The structure, commissioned by Korean oil company GS Caltex, bears programmed blades as the main feature that mimic various weather/natural conditions, such as rain, waves, fire, lightning and wind. The blades light up by touch to represent each of the elements.
Star Sand, found only on a few beaches in southern Japan, is made up entirely of the calcified shells of marine protozoa that once lived on the ocean floor.
Abraham Lake has become world famous, especially amongst photographers. The artificial lake, which lies in the foothills of the Canadian Rockies, is home to a rare phenomenon where bubbles get frozen right underneath its surface. They’re often referred to as ice bubbles or frozen bubbles.
What causes this to happen? As photographer Fikret Onal explains, “The plants on the lake bed release methane gas and methane gets frozen once coming close enough to much colder lake surface and they keep stacking up below once the weather gets colder and colder during [the] winter season.”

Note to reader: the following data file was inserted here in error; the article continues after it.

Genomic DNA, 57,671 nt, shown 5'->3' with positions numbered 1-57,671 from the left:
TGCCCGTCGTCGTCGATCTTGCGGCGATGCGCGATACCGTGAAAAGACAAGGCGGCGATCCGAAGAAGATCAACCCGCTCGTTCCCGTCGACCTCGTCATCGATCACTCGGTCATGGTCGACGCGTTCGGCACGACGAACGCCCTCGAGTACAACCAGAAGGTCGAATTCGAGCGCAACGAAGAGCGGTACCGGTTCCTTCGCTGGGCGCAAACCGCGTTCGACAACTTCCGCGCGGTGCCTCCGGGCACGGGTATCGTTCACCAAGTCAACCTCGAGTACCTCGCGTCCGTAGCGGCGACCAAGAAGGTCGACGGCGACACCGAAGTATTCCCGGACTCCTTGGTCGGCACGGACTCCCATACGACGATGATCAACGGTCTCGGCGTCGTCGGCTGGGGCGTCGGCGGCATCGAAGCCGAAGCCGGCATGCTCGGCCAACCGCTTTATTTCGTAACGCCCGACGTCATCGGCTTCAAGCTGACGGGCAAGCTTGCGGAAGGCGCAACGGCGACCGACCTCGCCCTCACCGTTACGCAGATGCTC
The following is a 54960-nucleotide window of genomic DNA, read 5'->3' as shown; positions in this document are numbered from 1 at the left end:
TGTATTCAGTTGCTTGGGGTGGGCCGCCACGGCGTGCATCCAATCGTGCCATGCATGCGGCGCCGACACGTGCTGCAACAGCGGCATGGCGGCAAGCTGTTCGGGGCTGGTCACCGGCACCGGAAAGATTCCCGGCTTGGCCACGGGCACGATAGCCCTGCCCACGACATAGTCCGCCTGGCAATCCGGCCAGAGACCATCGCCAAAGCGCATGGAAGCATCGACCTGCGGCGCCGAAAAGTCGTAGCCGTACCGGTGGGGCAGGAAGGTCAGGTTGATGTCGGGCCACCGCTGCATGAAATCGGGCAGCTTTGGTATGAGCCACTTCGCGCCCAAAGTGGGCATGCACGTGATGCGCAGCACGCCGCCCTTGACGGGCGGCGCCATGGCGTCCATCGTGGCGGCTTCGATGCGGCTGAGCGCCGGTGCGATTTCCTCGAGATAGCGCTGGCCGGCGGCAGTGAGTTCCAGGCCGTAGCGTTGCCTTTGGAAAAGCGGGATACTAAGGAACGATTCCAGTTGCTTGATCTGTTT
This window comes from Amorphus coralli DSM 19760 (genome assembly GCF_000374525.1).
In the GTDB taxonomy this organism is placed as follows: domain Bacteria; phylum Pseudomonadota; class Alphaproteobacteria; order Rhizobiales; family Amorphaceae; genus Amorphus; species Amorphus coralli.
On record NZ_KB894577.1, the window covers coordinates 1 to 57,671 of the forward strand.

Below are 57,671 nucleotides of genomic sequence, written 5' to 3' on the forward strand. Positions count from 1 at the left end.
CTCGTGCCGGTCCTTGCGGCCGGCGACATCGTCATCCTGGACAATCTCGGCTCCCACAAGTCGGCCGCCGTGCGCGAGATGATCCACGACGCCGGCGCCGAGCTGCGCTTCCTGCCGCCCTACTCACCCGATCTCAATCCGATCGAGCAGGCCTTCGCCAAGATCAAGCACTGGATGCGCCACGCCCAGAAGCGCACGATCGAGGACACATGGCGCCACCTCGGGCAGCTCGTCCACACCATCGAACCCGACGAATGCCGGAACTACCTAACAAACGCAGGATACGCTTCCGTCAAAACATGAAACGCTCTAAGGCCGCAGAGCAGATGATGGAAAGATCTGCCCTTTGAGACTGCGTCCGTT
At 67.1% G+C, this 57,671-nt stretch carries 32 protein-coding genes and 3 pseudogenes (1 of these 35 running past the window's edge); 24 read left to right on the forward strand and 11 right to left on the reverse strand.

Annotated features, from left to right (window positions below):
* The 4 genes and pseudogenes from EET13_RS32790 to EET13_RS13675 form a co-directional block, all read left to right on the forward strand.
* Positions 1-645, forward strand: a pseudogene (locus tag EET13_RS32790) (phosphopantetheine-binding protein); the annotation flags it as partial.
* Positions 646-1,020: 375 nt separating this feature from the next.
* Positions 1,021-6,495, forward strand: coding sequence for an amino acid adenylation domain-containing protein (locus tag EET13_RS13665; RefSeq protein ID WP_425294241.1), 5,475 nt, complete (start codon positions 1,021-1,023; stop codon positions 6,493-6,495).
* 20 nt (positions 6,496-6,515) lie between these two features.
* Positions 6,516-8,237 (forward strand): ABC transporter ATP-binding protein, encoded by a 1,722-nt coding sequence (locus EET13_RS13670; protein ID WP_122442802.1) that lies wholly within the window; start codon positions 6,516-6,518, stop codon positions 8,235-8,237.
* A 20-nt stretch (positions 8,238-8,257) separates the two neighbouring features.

Though a gorgeous sight, this incredible destination isn’t for the weak or the weary. “Even though I’ve walked on a frozen lake before, Abraham Lake made me feel completely uneasy since the lake was not covered with snow,” says Onal. “Even though the icy surface was around 8-9 inches thick, it still scared the hell out of me, not only because of the fact that I could see all the cracks…and the darkness of the lake bottom through the glassy surface, but also [because of] the deep boomy, cracking sounds coming from underneath the lake’s surface.”
A graphical representation of the contradictions in the bible. Each red line links 2 contradicting statements.